By Marisa Michaelsen
Conservation Easements as an Approach to Sea Level Rise
Land preservation has become one of the most pressing issues on the environmental agenda. With the high cost associated with preserving land in its natural state, as well as opposition from property right owners, it remains a difficult area to obtain compromise. Land preservationists are frequently turning to a legal device that is relatively low cost to overcome these issues: conservation easements.
A conservation easement is a legally binding agreement between a property owner and a nonprofit organization that restricts development on the land covered by the easement. The definition of a “conservation easement” is set forth in the Uniform Conservation Easement Act. It states:
“Conservation easement” means a non-possessory interest of a holder in real property imposing limitations or affirmative obligations the purpose of which include retaining or protecting natural, scenic, or open-space values of real property, assuring its availability for agricultural, forest, recreational, or open-space use, protecting natural resources, maintaining or enhancing air or water quality, or preserving the historical architectural, archaeological, or cultural aspects of real property.
Most easements run with the land. This means that no matter who owns the underlying real estate of the property, the easement continues with the successor owner of the property. The first step to obtain an easement involves the legal agreement between the landowner and the non-profit agency. The landowner usually receives a financial incentive, such as tax benefits or payments for giving up the development or other land-use rights. The government or non-profit group that holds the easement is responsible for enforcing the conditions on the landowner.
The voluntary nature of private land conservation allows for landowners to adapt a conservation plan that is tailored to their particular situation. For example, this opportunity allows the landowner to continue running a small family farm, but prevents further commercialization on the property and protects the land. This allows land trusts to be more in tune with needs and desires of communities. When the easements are voluntary and arranged privately, it encourages efficient uses of resources, rather than coercing individuals with the power of the state. Conservation projects that lack local support will most likely not succeed. However, local projects frequently arise and are more successful when they are created by a shared community vision. Community members like to protect natural aspects of their town that define their quality of life.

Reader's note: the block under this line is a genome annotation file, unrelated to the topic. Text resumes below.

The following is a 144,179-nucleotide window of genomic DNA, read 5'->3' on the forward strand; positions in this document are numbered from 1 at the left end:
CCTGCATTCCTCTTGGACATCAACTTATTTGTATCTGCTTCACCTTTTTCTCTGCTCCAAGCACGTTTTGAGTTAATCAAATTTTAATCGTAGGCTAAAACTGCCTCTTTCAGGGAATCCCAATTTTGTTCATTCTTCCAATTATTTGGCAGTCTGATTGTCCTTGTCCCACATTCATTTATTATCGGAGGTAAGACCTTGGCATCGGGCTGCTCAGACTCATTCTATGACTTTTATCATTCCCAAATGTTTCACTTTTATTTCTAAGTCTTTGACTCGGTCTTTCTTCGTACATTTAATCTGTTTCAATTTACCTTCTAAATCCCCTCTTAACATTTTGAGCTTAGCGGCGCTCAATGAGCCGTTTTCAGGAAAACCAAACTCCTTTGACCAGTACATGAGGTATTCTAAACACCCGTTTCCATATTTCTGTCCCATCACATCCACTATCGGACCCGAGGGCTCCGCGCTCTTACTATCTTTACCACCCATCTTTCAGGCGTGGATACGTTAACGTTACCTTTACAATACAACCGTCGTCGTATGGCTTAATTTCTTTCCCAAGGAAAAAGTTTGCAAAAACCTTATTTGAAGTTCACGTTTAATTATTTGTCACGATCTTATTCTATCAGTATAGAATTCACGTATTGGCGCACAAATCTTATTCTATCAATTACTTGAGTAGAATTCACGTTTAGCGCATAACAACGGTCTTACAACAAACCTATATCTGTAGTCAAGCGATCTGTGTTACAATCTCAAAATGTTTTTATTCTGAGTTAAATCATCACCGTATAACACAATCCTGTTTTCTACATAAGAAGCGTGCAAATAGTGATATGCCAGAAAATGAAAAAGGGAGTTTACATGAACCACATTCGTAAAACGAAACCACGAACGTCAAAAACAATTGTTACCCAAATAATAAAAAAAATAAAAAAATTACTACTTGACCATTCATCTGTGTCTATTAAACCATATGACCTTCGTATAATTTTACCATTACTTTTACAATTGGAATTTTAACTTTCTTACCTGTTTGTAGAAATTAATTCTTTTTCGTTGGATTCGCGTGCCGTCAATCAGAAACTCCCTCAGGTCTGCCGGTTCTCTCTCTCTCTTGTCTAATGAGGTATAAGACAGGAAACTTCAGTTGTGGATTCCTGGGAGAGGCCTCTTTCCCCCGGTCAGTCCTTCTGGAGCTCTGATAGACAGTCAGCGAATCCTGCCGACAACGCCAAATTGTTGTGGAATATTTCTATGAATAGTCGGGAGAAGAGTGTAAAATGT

Public tax incentives are also encouraging conservation. Landowners who otherwise may not have been able to afford to conserve their land are able to with tax incentive support. Policymakers are noticing that private land conservation is a well-leveraged and money-saving alternative to straight out purchasing land in need of protection. Land trusts are more effective in reaching landowners when there is a favorable tax policy as an incentive. The federal tax deductions are a great model of successful public-private partnerships. It gives many landowners a unique opportunity to hold onto and protect their land, while also costing the government a fraction of the cost it would be if the government was to attempt to buy the land outright.
One of the biggest problems land trusts and the government face is that there is no public registration system for conservation easements. The local registry holds on to the recording of the deed, to put prospective owners on notice of the pre-existing servitude. However, this system is inadequate to keep track of the growing number of conservation easements. States should, and need to, create an organized registration system to assist with keeping track of the conservation easements.
Additionally, there are currently no mandatory standards for holders and landowners for enforcement, documentation, and monitoring. Federal law requires easements resulting in tax deductions to document the baseline commitment and resources necessary for the job, but they are often generalized requirements that can be easily neglected by the easement holder. There are currently no requirements that easement holders be accredited or demonstrate financial and institutional capacity to carry out their responsibilities, either. This in turn creates conservation easement holder’s that vary considerably in terms of capacity and commitment to undertake the monitoring and recordkeeping duties that are essential to preserve and ensure the maintenance of conservation easements.
If land trusts can continue to grow, and if they maintain at the current rate of six million conserved acres every five years, this could significantly improve the national and state adaption to climate change. State and local governments need to work together to improve and enhance the conservation easement requirements. By making it easier to navigate, providing a comprehensive plan and strategy for tracking and monitoring easements, it may receive the support of many coastal communities. In turn, this will help the government by creating a lower-cost option to buying out property from owners, and also from having to assist and rebuild any property and communities that are affected by future storms. With sea levels rising, the water and storm power are only going to increase. Communities do not need to abandon their land and retreat completely, but with the assistance of land trusts and government and state policies, it can create a focused, constructive approach to sea level rising.